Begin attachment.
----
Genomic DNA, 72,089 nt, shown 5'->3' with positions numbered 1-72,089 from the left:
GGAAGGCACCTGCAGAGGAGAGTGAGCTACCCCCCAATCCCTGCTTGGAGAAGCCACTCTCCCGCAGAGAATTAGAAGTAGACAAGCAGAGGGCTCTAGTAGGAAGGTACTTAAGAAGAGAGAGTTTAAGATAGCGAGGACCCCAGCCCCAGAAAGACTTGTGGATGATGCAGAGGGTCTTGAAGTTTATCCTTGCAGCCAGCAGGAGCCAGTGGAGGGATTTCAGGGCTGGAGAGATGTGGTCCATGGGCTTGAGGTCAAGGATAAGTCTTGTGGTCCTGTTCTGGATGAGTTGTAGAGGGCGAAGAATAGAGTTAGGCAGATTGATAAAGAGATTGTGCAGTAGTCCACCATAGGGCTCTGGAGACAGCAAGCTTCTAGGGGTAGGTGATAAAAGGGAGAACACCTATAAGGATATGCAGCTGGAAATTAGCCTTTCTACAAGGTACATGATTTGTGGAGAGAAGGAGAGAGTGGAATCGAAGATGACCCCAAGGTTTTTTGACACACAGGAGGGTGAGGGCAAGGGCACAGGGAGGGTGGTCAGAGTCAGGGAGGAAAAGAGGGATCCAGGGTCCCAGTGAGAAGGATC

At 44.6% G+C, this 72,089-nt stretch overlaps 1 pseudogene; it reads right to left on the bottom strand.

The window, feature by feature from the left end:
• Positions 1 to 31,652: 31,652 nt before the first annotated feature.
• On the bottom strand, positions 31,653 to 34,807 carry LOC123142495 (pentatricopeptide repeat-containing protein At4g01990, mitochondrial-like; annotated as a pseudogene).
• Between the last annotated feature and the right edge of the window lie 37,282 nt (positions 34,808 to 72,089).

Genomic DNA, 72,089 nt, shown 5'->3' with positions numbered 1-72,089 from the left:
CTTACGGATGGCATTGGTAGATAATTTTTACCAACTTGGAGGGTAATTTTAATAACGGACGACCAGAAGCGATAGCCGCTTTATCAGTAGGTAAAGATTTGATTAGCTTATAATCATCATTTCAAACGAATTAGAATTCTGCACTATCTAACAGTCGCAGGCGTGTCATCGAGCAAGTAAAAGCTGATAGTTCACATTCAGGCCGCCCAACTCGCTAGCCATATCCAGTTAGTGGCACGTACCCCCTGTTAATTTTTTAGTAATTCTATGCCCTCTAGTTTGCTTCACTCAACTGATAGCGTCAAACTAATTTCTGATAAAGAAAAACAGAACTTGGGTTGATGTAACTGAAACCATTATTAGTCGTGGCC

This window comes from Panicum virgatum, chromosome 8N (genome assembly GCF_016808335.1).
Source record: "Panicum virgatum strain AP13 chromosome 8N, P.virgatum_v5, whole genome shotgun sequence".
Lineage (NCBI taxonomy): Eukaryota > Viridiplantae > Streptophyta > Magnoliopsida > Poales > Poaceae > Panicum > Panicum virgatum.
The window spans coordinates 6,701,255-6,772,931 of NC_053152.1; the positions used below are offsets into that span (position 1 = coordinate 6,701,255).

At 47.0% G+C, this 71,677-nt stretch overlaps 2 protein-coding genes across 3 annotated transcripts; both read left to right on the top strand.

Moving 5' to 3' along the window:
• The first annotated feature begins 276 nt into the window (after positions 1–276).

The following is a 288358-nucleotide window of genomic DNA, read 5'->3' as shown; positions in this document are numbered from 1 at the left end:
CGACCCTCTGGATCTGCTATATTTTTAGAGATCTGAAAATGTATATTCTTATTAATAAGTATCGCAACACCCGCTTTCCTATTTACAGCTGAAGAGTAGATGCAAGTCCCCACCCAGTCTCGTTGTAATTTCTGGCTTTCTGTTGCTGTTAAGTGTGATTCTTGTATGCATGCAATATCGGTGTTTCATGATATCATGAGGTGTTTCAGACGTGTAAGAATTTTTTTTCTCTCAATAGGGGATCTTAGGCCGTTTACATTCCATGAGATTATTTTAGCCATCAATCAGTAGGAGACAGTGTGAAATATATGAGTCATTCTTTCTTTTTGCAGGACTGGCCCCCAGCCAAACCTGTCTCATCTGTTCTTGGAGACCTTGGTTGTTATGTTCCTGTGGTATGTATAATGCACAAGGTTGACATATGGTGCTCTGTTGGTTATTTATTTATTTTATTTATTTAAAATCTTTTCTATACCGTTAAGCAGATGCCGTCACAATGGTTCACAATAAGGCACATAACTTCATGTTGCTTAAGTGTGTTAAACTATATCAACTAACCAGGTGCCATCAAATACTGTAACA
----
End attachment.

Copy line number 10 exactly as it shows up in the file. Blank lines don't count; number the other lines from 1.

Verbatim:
This window comes from Panicum virgatum, chromosome 8N (genome assembly GCF_016808335.1).